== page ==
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High Tea – it’s a great way to spend time catching up with friends or even spending Mother’s Day with mum, but where did the tradition of High Tea originate from? We did some research and learned all about the delicious origins of this unique tradition. Next time you drink tea and bite into a freshly baked scone, considered that the first person to do just that, did it over 150 years ago!
The origins of High Tea
While in Australia we call it High Tea, in England (where the tradition originated), it is known as Afternoon Tea. Afternoon tea is typically a light meal, served between the hours of 4pm and 6pm. It originated among the wealthy classes of England during the 1840s, but it was only during the latter part of the 19th century that the tradition was observed by both the upper and middle classes.
During a session of Afternoon Tea, tea was traditionally brewed in a tea pot and served with sugar and milk – this provided additional energy for the working class who generally consumed less calorie-dense meals but held more physically demanding jobs. The labourer’s experience of Afternoon Tea was far more modest than that of the upper class and commonly consisted of a small sandwich or a baked snack (such as a scone) that had been pre-packed for them in the morning.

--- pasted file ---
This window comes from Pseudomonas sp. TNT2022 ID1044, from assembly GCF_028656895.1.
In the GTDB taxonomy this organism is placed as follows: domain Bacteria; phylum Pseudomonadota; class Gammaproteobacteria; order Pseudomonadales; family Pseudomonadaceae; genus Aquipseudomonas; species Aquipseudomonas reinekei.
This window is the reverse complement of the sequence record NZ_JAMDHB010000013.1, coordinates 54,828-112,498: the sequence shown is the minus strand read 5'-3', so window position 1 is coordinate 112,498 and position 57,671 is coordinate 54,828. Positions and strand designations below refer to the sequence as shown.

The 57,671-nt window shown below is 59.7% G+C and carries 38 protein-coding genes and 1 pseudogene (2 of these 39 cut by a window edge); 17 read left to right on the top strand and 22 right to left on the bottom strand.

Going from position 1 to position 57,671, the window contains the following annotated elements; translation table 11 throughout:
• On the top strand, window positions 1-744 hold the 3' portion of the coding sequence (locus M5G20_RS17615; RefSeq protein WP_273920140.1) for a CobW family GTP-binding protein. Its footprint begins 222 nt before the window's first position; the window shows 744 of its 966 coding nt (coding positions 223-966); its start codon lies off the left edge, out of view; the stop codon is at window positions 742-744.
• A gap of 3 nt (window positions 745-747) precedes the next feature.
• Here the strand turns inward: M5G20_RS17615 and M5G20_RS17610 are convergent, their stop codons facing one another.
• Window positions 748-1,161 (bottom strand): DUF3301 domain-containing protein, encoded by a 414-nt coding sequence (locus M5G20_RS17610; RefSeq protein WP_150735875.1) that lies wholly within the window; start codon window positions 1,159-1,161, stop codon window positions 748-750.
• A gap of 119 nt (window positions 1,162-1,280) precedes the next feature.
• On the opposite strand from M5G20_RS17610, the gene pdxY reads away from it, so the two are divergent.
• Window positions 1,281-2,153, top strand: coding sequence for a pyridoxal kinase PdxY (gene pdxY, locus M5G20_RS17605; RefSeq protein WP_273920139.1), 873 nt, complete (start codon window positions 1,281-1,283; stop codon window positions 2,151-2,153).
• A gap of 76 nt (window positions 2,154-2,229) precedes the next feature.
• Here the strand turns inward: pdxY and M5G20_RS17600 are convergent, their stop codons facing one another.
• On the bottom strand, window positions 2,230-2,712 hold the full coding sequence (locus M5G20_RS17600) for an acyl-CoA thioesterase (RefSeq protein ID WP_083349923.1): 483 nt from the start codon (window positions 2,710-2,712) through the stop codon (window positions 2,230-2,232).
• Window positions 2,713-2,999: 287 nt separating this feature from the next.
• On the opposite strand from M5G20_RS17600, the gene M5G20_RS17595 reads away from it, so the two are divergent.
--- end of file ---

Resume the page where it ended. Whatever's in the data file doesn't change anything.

For the more privileged, Afternoon Tea was far more luxurious. Sandwiches were customarily filled with ingredients such as cucumber, egg, cress, fish paste, ham, and smoked salmon. The dessert portion of afternoon tea often featured scones with whipped cream and jam, as well as cakes and pastries such as Battenberg cake, fruit cake or Victoria sponge.
Afternoon Tea is now often referred to as old-fashioned tea, the at-home tea, the family tea and high tea. These days, to experience a true Afternoon Tea or High Tea, there are many hotels and tea shops that specialise in just that.
Image via China World Hotel, Beijing
High Tea Culinary Delights
Today, High Tea is a very formal affair. Beverages on offer include not only tea, but sometimes also champagne. When it comes to the fare on offer, the traditional scones with fresh cream and jam are commonly served alongside savoury plates such as sandwiches, mini quiches and tarts.
While cakes are still served at High Tea, the cakes have become even more luxurious, often featuring items such as mini dessert tarts, mini pannacottas, crème caramels, crepes and sometimes even fondue. In hotels and tea shops, the beautifully decorated food is often served on an ornate tiered stand to show it off in all its glory.